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When I was in school I learned that all organisms can be classified using the seven levels kingdom, phylum, class, order, family, genus, species. In the course of teaching my own children now, and in looking up information about animals with them, I find that there are additional levels like superorder and infraorder. Is there a scientific reason why these levels were added? Are the seven levels i learned insufficient?

I learned then with a lovely mnemonic, would be a shame to have to dispense with King Phillip and what he allegedly came over for...

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    $\begingroup$ What if you want to describe a group of organisms in between some of these arbitrary levels? $\endgroup$
    – Bryan Krause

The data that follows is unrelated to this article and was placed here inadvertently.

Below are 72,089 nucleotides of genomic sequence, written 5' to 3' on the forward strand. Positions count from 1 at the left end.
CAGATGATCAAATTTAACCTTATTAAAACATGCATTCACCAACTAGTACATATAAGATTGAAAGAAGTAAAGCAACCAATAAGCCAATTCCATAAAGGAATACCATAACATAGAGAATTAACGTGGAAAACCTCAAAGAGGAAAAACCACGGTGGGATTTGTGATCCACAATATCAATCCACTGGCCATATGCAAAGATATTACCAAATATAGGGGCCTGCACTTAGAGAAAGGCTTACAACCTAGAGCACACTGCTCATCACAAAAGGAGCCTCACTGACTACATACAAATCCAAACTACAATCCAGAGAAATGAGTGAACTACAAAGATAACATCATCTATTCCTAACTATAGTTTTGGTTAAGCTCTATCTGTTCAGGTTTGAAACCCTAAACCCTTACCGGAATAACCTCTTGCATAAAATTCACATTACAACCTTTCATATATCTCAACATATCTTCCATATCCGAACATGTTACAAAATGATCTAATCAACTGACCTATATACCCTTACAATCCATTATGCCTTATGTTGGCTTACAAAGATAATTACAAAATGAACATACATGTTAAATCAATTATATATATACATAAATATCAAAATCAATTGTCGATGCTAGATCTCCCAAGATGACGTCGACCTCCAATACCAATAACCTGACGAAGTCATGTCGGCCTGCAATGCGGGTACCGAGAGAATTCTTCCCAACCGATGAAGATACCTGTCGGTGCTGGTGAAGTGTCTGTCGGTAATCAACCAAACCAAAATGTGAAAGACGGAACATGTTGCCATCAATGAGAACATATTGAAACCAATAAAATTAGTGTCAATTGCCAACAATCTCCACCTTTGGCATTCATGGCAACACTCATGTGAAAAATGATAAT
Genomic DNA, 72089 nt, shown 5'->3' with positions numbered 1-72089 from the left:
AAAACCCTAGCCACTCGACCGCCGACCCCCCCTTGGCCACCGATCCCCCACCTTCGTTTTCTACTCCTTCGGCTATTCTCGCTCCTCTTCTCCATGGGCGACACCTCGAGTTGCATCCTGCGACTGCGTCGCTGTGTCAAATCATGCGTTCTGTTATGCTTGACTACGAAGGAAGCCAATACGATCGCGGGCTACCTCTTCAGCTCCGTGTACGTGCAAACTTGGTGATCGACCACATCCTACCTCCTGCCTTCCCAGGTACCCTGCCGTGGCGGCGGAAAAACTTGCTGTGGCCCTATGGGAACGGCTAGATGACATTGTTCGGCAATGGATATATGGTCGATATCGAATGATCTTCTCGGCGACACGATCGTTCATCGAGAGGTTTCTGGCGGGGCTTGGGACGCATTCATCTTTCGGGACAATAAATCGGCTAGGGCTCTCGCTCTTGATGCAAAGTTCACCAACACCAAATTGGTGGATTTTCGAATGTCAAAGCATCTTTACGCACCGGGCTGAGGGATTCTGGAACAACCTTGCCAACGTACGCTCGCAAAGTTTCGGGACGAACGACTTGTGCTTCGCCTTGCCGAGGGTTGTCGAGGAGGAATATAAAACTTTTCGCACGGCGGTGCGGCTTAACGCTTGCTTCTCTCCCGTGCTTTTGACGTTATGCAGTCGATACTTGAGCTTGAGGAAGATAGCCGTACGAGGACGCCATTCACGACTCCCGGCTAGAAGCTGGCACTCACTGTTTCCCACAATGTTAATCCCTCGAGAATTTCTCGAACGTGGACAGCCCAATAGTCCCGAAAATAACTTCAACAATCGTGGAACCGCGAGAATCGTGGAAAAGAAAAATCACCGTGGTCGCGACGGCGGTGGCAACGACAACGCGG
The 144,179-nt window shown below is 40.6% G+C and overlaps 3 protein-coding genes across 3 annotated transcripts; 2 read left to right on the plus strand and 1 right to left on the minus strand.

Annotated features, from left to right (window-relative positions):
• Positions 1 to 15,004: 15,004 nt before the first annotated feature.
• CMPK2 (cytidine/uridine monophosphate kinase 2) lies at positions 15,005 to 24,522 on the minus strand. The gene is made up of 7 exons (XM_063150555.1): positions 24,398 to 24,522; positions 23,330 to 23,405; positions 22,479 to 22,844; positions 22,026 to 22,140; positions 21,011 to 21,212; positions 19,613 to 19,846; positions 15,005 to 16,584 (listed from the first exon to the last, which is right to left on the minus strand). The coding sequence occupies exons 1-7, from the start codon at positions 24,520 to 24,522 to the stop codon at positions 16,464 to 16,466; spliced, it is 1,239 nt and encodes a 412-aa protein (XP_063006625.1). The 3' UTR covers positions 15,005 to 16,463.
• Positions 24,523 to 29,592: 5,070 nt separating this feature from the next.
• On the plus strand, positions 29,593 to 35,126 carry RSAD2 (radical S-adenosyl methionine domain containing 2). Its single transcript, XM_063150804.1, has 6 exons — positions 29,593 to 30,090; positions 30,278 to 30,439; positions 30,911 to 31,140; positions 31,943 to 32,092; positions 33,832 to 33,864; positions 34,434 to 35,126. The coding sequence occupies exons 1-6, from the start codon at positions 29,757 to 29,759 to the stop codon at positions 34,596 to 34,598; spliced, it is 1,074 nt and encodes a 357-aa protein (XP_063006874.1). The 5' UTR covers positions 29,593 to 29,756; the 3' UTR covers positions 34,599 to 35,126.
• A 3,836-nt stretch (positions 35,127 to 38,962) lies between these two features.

Jul 4, 2022 at 1:03
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    $\begingroup$ Relevant question on the usefulness of these designations: biology.stackexchange.com/a/55667/27148 $\endgroup$
    – Bryan Krause
    Jul 4, 2022 at 2:27

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It’s been my experience that these additional levels pop up when the more typical rankings are huge. For example, the family Asteraceae has so many genera that to even begin to work on the phylogeny of such genera without repeatedly listing dozens of names requires prior subgrouping of the family into subfamilies and tribes.

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